Vol. 36 No. 1 (2022): Advances in Horticultural Science
Articles

Postharvest performance interpretation and storage temperature optimization in some newly introduced melon hybrids

M. Alabboud
Department of Horticultural Sciences, University College of Agriculture and Natural Resources, University of Tehran, Imam-Zadeh Hasan Blvd., 31587-77871 Karaj, Iran.
S. Kalantari
Department of Horticultural Sciences, University College of Agriculture and Natural Resources, University of Tehran, Imam-Zadeh Hasan Blvd., 31587-77871 Karaj, Iran.
F. Soltani
Department of Horticultural Sciences, University College of Agriculture and Natural Resources, University of Tehran, Imam-Zadeh Hasan Blvd., 31587-77871 Karaj, Iran.
Published January 14, 2022
Keywords
  • Cucumis melo,
  • Principal component analysis,
  • Storability,
  • Surface response method
How to Cite
Alabboud, M., Kalantari , S., & Soltani, F. (2022). Postharvest performance interpretation and storage temperature optimization in some newly introduced melon hybrids. Advances in Horticultural Science, 36(1), 27-36. https://doi.org/10.36253/ahsc-10914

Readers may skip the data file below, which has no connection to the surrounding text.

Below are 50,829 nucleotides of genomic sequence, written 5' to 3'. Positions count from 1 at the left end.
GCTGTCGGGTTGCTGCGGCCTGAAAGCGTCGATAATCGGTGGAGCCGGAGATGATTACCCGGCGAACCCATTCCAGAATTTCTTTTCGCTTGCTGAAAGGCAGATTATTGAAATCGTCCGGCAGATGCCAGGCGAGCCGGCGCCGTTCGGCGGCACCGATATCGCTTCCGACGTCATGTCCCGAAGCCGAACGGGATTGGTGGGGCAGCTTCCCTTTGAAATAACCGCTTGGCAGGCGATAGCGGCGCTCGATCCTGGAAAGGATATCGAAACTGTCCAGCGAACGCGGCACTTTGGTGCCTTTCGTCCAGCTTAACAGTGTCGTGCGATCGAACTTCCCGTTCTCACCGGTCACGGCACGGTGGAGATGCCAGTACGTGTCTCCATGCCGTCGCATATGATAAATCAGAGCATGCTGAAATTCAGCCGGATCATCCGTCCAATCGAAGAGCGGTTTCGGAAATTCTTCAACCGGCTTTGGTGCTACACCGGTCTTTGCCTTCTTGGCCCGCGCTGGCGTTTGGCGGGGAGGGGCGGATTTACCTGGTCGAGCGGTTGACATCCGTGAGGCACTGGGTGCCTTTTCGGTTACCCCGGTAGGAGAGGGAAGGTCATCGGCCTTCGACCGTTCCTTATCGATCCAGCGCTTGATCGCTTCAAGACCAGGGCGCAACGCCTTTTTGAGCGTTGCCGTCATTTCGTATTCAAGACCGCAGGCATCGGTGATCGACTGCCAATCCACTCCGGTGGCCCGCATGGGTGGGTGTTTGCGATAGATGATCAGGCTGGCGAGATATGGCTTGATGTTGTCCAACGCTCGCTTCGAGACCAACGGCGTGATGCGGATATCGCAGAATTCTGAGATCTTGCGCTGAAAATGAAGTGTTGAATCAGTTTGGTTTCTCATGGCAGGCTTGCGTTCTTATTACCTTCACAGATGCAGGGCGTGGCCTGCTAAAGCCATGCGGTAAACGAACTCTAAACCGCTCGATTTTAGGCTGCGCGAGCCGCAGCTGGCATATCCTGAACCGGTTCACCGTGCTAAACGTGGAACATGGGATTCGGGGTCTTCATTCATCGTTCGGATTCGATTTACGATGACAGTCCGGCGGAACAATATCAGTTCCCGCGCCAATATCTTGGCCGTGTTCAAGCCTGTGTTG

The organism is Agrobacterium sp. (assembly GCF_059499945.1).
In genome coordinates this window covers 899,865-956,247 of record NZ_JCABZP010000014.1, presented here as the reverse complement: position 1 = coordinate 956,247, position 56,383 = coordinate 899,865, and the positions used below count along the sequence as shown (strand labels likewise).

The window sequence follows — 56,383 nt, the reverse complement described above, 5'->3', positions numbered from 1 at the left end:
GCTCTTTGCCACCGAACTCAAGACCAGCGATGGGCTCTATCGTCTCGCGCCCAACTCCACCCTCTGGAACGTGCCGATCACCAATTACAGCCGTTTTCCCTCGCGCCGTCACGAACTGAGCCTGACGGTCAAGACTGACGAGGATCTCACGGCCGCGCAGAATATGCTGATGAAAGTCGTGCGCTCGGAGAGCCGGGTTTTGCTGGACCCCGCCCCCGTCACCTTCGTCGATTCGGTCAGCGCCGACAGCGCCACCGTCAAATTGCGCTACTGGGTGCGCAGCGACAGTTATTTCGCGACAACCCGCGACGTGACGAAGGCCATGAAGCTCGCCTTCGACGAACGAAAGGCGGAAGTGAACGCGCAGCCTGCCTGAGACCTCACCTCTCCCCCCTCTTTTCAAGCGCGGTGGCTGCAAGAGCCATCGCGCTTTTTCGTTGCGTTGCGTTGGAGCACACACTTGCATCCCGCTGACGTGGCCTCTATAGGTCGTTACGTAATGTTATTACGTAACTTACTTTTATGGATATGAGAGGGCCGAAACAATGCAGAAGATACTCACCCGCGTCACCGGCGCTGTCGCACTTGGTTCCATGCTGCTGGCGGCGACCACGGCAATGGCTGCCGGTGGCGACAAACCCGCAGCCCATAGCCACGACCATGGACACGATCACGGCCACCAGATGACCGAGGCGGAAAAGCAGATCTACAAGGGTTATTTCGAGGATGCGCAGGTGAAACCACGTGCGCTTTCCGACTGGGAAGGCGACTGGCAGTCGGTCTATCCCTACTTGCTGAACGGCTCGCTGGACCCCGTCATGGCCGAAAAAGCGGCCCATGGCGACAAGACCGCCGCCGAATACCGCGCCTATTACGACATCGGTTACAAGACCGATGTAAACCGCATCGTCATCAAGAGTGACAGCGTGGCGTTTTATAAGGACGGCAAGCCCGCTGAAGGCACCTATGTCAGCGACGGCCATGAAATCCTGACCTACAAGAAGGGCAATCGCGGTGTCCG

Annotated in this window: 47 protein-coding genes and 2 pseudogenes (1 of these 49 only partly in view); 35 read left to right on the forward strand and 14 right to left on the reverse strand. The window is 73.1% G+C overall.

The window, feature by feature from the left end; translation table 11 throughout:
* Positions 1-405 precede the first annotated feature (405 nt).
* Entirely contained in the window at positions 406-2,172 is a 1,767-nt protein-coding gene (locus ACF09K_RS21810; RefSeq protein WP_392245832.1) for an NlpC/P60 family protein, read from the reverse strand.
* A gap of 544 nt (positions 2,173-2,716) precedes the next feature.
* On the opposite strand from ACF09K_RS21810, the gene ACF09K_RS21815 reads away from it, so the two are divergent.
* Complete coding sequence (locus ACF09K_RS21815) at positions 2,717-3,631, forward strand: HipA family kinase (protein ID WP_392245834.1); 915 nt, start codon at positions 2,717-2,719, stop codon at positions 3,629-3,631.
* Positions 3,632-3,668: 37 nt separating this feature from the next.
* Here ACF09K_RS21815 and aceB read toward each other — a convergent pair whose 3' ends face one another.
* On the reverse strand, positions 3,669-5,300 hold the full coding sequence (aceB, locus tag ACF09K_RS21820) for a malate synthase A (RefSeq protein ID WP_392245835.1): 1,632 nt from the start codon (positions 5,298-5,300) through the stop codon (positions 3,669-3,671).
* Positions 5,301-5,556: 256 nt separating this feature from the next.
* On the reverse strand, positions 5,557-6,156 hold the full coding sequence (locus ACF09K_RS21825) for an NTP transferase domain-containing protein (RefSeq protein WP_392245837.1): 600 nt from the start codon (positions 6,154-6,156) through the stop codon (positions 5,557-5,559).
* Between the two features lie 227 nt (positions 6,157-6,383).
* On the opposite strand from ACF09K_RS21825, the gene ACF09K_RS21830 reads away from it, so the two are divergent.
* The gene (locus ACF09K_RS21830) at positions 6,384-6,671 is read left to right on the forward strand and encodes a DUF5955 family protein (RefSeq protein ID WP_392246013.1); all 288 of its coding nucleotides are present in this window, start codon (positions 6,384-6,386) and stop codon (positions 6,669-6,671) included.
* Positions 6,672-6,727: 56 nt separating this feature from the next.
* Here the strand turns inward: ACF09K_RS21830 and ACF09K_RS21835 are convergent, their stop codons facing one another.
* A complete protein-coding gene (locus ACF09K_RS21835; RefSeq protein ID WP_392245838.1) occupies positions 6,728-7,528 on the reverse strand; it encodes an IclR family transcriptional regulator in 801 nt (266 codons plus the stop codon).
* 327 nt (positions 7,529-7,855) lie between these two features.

Abstract

Temperature is a key factor in melon cold storage. Thus, optimizing storage temperature is an important goal in postharvest research. In this experiment, postharvest attributes of four inbred lines and five derivative hybrids were investigated under three storage temperatures (1, 4, and 12°C). Melon fruit were evaluated for their main characteristics directly after harvest and postharvest changes were monitored through cold storage period. Cluster analysis results showed that most of the hybrids clustered with their maternal parents illustrating the significant role of cytoplasmic inheritance for the studied traits. Similarly, principal component analysis clustered the studied types into three clusters according to their average postharvest behaviour. The best postharvest performance belonged to inodorus and cantalupensis netted melon with their intercrossing breeds. While the dudaim inbred line and its hybrid scored the highest postharvest changes. Response surface analysis showed that 1.8°C was the optimum storage temperature for inodorus and cantalupensis clusters, while 5.1°C was the best storage temperature of dudaim cluster. The results of the current study are similar to previous reports for optimum storage temperature in similar melon types.

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